Terms in this set (44)

  • water cycle
    The water cycle is how water moves around the planet from clouds, plants, oceans, lakes, ground, etc. It is a never-ending cycle and is driven by the sun's energy.
  • heat energy
    The sun provides heat which aids in the process of evaporation. Changes in heat energy determines the state of water from solid, liquid and gas.
  • precipitation
    Gravity plays a role in precipitation. Once water vapor condenses in the atmosphere it can become too heavy and will fall back to the surface of the earth in the form of rain, sleet, hail, or snow.
  • evaporation
    Evaporation is the process in which liquid water is changed into water vapor. This process speeds up as there is more heat energy. Our sun is the driving force in evaporation.
  • condensation
    Condensation occurs when there is a loss of heat energy and water vapor clusters together to form clouds or water droplets. This process can occur anywhere there is a loss of heat energy so when we see water on the grass in the morning it could be dew, or water that condensed close to the ground.
  • transpiration
    Water is absorbed by plants through their roots. When heat energy increases water can be evaporated into the atmosphere through the leaves of the plant. PLANT SWEAT!
  • groundwater
    Water percolates into the ground after the process of precipitation. Homes that rely on a well as a source of water have a pump that takes water from underground and brings it to the house to be used.
  • runoff
    Water that runs over the surface of the earth. Water flows towards the lowest elevation. It will begin in mountain streams and eventually flow towards the sea or ocean pulled by gravity.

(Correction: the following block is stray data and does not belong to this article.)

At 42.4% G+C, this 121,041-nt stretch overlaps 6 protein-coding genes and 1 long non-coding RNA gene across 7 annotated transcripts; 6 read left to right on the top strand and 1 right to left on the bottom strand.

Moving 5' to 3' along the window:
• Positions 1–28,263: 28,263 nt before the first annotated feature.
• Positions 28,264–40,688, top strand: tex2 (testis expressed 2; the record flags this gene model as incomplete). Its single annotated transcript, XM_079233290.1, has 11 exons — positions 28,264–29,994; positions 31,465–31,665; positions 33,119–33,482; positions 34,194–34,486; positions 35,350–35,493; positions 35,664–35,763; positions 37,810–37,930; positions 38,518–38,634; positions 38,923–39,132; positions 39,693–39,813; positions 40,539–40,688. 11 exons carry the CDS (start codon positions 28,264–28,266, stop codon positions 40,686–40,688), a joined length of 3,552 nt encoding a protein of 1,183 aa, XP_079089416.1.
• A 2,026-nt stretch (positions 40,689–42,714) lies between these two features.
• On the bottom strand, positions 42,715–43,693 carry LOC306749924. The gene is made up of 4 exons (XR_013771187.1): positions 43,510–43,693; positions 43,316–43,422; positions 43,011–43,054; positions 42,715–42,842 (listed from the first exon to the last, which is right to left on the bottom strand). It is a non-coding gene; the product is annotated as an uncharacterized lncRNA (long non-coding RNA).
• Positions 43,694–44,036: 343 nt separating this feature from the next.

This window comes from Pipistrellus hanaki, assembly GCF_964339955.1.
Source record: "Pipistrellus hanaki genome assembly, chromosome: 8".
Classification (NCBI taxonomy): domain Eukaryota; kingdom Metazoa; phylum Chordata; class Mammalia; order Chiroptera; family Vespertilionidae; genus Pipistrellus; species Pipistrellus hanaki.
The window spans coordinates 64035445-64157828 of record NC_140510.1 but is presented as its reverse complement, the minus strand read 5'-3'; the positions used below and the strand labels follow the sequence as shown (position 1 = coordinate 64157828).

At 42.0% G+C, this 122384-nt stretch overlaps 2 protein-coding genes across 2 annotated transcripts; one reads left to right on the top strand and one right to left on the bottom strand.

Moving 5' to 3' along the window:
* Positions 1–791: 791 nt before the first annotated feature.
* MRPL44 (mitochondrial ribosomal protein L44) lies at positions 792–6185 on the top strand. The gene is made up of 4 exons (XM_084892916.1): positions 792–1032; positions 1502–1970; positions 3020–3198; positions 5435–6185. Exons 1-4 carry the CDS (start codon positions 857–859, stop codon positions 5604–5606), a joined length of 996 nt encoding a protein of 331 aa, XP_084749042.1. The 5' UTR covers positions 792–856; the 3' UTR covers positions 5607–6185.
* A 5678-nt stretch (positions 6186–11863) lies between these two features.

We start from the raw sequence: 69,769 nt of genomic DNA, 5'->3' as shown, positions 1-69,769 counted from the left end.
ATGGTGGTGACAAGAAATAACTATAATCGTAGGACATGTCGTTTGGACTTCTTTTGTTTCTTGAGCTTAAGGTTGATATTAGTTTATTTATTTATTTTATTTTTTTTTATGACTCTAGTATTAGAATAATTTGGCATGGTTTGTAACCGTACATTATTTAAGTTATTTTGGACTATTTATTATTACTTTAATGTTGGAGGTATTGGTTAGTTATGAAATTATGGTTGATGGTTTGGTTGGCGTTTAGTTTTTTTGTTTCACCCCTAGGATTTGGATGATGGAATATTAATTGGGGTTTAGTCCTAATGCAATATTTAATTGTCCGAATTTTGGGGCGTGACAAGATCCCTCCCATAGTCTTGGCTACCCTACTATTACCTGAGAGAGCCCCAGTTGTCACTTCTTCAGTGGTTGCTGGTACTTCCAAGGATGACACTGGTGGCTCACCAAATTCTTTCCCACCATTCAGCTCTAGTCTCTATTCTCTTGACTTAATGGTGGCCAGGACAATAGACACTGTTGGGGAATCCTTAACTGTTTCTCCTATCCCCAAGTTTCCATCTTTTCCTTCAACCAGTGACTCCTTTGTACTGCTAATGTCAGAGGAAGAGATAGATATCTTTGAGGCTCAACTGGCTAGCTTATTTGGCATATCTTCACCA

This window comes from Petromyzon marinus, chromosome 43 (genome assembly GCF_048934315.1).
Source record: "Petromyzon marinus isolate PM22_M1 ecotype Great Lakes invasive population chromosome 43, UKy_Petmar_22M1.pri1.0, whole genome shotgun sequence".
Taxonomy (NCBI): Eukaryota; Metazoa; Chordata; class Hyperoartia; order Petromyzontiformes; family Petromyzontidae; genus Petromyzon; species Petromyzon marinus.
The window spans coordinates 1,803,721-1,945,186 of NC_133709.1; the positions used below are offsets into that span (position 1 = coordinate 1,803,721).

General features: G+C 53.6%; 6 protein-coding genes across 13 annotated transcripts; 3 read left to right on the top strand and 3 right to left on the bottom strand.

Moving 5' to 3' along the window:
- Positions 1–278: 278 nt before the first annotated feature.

• sun
    The sun is the driving force for most abiotic or biotic cycles on earth. Heat energy from the sun is responsible for the processes that occur in the water cycle. Without the sun there would be no cycle.
  • biotic
    A living or once living component of the environment. Plants and animals are biotic.
  • abiotic
    Components in the evironment that are not living such as water, light, heat, soil, and so on.
  • Jet stream
    The jet stream consists of cold, fast moving winds high in the atmosphere. During the winter months the jet stream dips farther south bringing colder air farther into to the southern states. In the summer months the jet stream is positioned farther north so the warmer tropical air pushes farther north.
  • Gulf Stream
    The Gulf Stream is a very powerful current in the Atlantic Ocean. Warm water close to the equator is pushed westward by trade winds. This warm water begins in the Gulf of Mexico flows along the eastern seaboard of the United States and moves toward the European shores. The climate in these areas are warmer due to this flow of warm water.
  • Prevailing Westerlies
    The United States' weather patterns are greatly influenced by the direction of the wind as it flows across the country. Prevailing Westerlies move in a west to east pattern. Therefore, most of the weather we experience move from the western part of the country towards the eastern portion.
  • El Nino
    Surface temperatures of the ocean become unusually warm in the Pacific Ocean. When this occurs there are major changes in weather patterns in the United States and South America. Rainfall increases in the United States and Central American causing destructive flooding while causing drought conditions in the West Pacific.